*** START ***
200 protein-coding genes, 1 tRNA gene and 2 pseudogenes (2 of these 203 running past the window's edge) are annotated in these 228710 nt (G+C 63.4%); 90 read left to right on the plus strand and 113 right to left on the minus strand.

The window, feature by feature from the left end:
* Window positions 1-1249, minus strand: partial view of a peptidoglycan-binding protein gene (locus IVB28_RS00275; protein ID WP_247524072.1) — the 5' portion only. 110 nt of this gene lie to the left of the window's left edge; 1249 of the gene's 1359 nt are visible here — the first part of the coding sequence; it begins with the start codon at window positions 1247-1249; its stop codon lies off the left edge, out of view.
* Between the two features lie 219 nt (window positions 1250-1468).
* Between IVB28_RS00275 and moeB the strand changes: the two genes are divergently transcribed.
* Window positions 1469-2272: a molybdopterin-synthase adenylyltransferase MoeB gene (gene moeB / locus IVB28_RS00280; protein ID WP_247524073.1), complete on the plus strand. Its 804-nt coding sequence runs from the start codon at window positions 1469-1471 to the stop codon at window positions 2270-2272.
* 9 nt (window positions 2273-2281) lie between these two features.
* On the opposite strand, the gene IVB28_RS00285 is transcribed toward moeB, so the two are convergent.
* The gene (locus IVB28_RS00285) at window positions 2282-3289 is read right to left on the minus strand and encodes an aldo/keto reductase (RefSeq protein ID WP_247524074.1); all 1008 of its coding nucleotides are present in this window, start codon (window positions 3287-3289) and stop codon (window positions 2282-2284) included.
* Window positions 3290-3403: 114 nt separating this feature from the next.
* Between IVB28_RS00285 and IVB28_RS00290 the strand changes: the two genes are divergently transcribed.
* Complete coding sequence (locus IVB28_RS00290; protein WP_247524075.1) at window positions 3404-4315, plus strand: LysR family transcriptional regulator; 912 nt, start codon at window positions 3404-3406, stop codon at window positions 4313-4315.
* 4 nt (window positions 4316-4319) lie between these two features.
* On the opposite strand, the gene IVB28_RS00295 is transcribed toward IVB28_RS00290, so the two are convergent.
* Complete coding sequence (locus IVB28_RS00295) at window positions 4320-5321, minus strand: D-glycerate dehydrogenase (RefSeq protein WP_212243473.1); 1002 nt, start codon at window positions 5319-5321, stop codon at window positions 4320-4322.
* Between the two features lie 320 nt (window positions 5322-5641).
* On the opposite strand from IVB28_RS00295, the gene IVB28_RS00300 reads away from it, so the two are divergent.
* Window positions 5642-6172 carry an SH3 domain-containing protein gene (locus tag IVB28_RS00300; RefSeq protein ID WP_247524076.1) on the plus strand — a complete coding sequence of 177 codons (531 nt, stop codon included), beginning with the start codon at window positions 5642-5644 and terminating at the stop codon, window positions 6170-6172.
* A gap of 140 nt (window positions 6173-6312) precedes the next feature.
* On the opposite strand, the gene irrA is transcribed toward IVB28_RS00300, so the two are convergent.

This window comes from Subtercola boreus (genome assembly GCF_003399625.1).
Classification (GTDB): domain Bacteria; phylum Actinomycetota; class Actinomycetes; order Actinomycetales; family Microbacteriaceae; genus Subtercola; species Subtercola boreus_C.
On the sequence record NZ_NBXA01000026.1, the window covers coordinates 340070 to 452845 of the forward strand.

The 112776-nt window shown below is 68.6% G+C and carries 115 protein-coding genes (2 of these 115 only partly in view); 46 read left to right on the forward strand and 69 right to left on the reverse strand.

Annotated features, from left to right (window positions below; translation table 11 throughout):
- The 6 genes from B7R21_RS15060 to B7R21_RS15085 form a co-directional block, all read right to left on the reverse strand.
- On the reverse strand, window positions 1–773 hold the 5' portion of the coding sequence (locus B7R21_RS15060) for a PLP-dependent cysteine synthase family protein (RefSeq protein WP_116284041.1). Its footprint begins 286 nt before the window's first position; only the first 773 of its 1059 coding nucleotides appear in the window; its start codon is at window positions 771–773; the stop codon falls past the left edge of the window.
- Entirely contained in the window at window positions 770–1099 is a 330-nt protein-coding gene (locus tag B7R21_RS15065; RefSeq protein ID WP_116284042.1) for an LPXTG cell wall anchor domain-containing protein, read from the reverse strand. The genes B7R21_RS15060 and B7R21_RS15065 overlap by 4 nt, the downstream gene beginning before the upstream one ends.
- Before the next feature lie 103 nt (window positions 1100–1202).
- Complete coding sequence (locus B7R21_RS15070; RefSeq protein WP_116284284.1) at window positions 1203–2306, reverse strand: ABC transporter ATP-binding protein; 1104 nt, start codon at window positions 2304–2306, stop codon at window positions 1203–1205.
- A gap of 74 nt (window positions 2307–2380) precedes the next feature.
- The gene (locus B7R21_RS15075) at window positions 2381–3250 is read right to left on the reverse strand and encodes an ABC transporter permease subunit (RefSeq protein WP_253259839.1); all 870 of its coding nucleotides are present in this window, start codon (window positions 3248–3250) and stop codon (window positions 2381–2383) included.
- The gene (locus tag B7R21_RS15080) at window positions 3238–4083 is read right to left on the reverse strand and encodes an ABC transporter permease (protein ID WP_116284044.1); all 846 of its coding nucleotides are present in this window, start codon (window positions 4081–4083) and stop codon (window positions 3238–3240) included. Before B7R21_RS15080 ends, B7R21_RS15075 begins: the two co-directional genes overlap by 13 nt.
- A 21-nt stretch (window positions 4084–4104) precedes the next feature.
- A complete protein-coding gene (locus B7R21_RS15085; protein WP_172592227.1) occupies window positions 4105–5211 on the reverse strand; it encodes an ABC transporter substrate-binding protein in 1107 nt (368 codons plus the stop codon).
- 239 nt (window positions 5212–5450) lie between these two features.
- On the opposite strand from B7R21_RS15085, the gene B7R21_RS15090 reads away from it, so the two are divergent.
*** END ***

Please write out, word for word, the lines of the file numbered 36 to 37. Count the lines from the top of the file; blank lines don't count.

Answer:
- 239 nt (window positions 5212–5450) lie between these two features.
- On the opposite strand from B7R21_RS15085, the gene B7R21_RS15090 reads away from it, so the two are divergent.